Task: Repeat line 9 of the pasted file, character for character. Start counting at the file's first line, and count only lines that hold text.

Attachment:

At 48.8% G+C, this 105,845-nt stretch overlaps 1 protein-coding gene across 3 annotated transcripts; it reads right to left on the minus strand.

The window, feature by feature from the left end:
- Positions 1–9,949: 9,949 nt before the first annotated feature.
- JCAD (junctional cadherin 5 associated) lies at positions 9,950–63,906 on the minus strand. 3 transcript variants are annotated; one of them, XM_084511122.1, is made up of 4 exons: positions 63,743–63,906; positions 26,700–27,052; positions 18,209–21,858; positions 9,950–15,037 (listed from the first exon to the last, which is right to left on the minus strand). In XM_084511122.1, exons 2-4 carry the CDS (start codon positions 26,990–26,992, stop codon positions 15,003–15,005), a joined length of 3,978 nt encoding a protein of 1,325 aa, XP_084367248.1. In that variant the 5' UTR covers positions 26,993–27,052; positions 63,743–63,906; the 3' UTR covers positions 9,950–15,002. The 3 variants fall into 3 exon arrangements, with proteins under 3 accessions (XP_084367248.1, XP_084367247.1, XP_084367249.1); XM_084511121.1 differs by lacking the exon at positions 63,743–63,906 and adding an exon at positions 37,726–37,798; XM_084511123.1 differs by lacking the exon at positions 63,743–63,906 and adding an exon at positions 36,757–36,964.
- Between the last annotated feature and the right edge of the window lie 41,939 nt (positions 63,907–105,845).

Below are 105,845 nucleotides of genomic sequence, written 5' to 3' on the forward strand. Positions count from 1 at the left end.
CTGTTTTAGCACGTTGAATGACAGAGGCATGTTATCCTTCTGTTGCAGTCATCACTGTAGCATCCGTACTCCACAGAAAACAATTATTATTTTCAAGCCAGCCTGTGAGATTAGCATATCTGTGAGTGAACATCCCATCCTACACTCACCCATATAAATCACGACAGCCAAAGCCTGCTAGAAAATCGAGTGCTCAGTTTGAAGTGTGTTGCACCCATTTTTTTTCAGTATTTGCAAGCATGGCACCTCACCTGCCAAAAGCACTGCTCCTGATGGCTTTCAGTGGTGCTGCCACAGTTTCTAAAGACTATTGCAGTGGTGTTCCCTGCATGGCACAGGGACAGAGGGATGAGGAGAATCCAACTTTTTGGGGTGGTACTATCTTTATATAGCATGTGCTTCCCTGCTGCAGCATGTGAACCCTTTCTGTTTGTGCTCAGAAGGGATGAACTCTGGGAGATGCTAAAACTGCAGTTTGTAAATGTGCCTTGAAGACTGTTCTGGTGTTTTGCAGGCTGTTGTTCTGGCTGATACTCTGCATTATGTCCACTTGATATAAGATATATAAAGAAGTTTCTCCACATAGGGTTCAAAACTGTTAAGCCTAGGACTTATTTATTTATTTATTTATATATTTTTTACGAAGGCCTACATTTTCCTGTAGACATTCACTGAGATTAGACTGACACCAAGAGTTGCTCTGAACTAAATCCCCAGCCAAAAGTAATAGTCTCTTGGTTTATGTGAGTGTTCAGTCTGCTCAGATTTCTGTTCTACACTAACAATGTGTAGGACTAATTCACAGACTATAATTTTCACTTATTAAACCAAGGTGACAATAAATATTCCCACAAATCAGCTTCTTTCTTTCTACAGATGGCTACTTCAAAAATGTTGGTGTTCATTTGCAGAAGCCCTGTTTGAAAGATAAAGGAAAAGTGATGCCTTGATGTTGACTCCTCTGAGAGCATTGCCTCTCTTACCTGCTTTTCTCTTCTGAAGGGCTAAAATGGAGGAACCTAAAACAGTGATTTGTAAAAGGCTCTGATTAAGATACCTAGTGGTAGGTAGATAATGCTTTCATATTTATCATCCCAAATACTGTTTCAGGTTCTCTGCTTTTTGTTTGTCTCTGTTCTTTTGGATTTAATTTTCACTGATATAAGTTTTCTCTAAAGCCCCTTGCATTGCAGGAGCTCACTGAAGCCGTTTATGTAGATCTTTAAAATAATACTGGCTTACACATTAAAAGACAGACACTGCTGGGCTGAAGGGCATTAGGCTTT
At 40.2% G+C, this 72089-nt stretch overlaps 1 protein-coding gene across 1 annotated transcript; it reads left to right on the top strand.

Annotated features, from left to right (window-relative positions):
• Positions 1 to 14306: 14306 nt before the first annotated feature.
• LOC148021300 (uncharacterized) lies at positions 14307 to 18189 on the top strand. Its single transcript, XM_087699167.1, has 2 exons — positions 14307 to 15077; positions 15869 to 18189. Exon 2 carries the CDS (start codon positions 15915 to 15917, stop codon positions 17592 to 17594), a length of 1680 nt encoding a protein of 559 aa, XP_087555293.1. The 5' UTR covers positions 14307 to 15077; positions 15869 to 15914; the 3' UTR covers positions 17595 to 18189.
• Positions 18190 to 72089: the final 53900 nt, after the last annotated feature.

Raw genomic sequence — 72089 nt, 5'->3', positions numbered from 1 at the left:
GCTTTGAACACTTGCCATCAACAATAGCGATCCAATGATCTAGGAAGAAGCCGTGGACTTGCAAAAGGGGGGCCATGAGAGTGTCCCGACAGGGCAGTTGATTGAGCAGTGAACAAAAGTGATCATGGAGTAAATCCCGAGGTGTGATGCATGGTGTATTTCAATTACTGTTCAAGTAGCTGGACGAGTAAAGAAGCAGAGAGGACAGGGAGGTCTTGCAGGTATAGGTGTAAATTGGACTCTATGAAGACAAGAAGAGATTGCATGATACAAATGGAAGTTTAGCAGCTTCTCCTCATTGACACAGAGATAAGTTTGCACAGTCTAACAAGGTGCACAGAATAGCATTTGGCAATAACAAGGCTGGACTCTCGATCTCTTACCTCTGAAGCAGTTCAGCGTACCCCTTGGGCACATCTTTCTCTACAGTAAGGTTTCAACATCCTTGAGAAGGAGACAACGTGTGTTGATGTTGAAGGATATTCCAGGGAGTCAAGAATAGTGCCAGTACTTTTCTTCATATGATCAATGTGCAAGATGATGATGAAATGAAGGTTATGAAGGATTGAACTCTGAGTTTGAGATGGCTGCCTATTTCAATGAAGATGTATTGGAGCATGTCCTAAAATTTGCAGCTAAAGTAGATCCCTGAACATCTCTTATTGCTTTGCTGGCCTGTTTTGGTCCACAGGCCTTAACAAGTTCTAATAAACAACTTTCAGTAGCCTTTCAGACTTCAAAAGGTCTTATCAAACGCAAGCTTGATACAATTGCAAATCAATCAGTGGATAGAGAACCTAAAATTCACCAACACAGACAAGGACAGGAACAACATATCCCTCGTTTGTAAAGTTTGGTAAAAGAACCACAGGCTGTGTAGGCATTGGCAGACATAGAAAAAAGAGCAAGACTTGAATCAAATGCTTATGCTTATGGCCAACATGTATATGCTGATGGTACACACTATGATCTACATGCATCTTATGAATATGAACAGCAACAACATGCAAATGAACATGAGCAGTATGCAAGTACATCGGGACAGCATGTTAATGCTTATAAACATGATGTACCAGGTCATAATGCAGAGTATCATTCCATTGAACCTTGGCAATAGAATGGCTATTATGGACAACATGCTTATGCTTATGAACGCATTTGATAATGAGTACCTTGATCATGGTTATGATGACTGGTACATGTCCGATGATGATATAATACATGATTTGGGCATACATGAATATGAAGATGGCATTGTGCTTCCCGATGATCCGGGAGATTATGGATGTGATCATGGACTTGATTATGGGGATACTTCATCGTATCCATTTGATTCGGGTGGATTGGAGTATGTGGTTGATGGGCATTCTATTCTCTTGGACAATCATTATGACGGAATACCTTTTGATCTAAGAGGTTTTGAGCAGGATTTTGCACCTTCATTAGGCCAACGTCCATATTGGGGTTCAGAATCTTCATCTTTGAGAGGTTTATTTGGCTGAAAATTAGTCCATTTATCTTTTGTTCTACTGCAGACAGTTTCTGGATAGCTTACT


Annotated features, from left to right (window-relative positions):